The next thing to do is spend more time asking questions about how she would like you to communicate with her than time making statements telling her how you would like her to communicate with you. Chances are pretty good that she'll reciprocate and ask you in return.

Through the whole thing, do your best to remain calm, don't attack and try not to defend. Any feedback she gives you is ultimately useful even if it doesn't feel that way immediately.

I know it sounds awfully "meta" but learning to communicate about how you communicate is an incredibly valuable relationship skill.

Often people will turn to more emotional arguments when they feel like their thoughts aren't being heard, understood, or generally received. If they're already making emotional statements, telling them that they're being irrational doesn't get you anywhere other than deeper in the hole.

Also keep in mind that arguments in a romantic relationship are very rarely thought of, or talked about in isolation. Just as you're seeing her behavior as part of a pattern, she's likely thinking the same about you.

One of the things I learned from being married was that sometimes the seemingly irrational/emotional argument I was getting, and sometimes giving, wasn't really about the subject we were arguing about. It was more about the argument style. At a point, the argument turned from the thing we were arguing about to an attempt to simply "win" the argument. Once it's a fight to "win" it doesn't really matter what the argument is about, it becomes about feeling "right" or "vindicated"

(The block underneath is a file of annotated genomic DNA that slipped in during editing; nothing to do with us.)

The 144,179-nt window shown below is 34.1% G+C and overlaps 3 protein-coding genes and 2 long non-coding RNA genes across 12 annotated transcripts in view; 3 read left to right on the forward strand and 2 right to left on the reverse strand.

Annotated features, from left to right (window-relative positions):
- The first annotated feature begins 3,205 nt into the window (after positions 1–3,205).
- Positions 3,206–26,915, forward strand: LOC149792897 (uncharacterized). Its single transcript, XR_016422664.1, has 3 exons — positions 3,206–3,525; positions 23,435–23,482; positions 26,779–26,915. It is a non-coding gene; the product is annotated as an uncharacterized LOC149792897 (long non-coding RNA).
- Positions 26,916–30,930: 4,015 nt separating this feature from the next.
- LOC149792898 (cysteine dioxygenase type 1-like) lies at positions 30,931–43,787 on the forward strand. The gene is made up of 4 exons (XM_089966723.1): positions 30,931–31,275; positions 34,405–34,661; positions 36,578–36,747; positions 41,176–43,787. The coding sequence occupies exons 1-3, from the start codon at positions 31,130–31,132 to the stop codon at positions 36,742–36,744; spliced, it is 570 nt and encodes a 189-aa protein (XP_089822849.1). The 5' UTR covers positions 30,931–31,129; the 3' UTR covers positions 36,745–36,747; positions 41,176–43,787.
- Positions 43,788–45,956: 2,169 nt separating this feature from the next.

So, trying to understand where, how, and why your discussions/arguments take that turn will be a very valuable information to have, right? That's why you want to have those meta communication communications.

Before someone pulls the "Women, am I right?"
Men fall into making emotional arguments too, we're just not as good at recognizing/admitting when we're doing it, because men, in some cultures, aren't raised to acknowledge their own emotional responses... which brings about a whole other bag of issues.

  • You've got some valuable information in here but ..
    – Pacified
    Oct 31 '17 at 2:22
  • @Pacified But... ?
    – apaul
    Oct 31 '17 at 2:23
  • 2
    You've got some valuable information in here but ..lets put it into a more serious perspective. Say we don't like each other personally texting the opposite sex. She'd be angry that there was a woman in my phone. I wouldnt like the same , so we make the compromise not to do said thing as a unit. The problem is , she will end up doing it anyway , but avoid fault by basically playing a middle ground. 'ok , but you're just being territorial etc' ,. and basically act like it was 'OK' because of what she believed/ her excuse to avoid accountability. Yet if I did the same I'd get blasted
    – Pacified
    Oct 31 '17 at 2:29
  • 3
    @Pacified being opposed to opposite sex friends probably isn't going to be healthy or maintainable in the long run, but learning to communicate about these things will help across the board.
    – apaul
    Oct 31 '17 at 2:38
  • 4
    @Pacified I'd reconsider such relationship if I were you. Wait... that's how I'm still single ;)
    – Vylix
    Oct 31 '17 at 4:44

TL;DR -- Assure GF ahead of time that you respect her, and are challenging her facts or analysis, not her.

Now I'm tempted, oh so sorely tempted to go down the boys-are-like, girls-are-like path, but in the interests of gender-peace, I'll demur and get down to business...